Break the Isolation: Remote Discussions that Work!
Updated: Aug 22, 2020
Discussion platforms, or boards, are widely used to generate student interactions and reduce isolation in online and remote courses. However, simply having a discussion board is not sufficient--how they are designed is critical to achieve those objectives. Here are some important considerations for effective design. #remotelearning#onlinelearning#distancelearning#technology#theresacapra#teachingtips#Covid19
Educators are faced with the reality that instruction will be conducted in online and remote formats as colleges and school districts release their Fall reopening plans. Although education delivered via the Internet is nothing new, finding ways to achieve meaningful engagement and build rapport still eludes the most seasoned instructors.
Discussion forums, or boards, are generally used to kindle student-to-student interactions and build camaraderie within a course. Whether you’re using Google Classroom or Blackboard, discussion postings can achieve those objectives while simultaneously serving as an assessment.
The caveat is that it’s very easy to overuse and abuse this go-to tool resulting in superficial outcomes. However, a few considerations, or adjustments if they’re already part of your repertoire, can ensure discussions enhance the learning experience.
What’s the point?
It's a common sense question, but one that is frequently overlooked. Ask yourself, why a discussion forum? If the goal is to simply have an assignment due, or enforce attendance, there are better methods.
For attendance, create an activity or fun quiz during a specific timeframe--something easy and light, even comical, to record presence. If the goal is to ascertain whether or not a student read a textbook chapter, watched a recorded lecture, completed his or her homework, a discussion board is the wrong tool. Instead, individual assignments or timed quizzes are better choices.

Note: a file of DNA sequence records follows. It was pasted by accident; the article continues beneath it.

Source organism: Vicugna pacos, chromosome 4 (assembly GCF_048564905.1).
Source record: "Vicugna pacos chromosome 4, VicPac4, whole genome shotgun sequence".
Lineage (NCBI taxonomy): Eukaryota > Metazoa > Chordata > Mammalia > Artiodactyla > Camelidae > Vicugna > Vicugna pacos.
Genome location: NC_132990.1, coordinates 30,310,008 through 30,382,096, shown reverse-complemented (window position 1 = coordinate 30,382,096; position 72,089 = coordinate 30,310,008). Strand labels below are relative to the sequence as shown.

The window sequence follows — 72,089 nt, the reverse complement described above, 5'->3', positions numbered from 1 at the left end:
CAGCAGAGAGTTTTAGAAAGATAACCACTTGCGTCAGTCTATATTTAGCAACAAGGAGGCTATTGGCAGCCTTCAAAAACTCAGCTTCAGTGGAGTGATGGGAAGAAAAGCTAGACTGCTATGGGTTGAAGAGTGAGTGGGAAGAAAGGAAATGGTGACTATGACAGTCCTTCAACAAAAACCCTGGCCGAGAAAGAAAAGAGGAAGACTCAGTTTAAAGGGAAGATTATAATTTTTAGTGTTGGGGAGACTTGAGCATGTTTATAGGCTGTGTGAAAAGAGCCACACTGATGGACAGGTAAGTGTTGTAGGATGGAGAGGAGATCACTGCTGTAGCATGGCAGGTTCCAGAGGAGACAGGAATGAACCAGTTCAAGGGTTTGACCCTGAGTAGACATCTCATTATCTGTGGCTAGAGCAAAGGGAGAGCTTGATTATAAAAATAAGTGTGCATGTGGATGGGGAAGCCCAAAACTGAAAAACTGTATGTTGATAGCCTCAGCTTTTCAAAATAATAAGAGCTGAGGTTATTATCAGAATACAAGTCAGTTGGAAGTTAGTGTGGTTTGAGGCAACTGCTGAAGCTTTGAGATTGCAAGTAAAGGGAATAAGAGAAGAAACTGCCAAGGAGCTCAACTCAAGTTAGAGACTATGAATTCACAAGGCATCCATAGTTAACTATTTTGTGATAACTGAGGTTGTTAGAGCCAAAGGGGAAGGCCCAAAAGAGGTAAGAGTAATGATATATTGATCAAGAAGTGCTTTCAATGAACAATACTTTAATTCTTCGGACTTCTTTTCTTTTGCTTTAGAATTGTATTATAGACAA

Closed-ended questions that typically generate similar, if not identical, fact-based responses are ill-fitted for discussion boards. Moreover, most platforms or Learning Management Systems have settings that allow responses to be private, or hidden until all posts are made.
Opt for that setting when using closed-ended questions, or mathematics problems with multiple steps, which benefit from discussion and feedback after the facts.
What's the difference?
Almost all online and remote courses need discussion boards to facilitate student-to-student interactions, but they‘re not created equal.
Forums that require students to track down sources, analyze and offer different perspectives, and apply concepts to scenarios should be the objective. This requires a shift in pedagogy.
In traditional classrooms, instructors tell, students memorize, and finally they demonstrate their knowledge acquisition in some manner (test, paper). Conversely, in problem-based classrooms, instructors present an issue or pose a problem, necessary information and sources are identified to work through the issue, and finally learning is reinforced through application.
This methodology is perfectly suited for discussion boards and can be applied to almost any subject in virtual formats.
In 2017 I created a professional development course for community college professors who wanted to examine deep pedagogy in online environments. I created two discussion board prompts--one traditional, one problem-based.
The learning objectives were the same--identify and evaluate common best practices for online instruction; explain and apply the Community of Inquiry learning theory. Despite the identical student learning outcomes, the instructional approaches were quite different. Take a look:
TRADITIONAL DISCUSSION PROMPT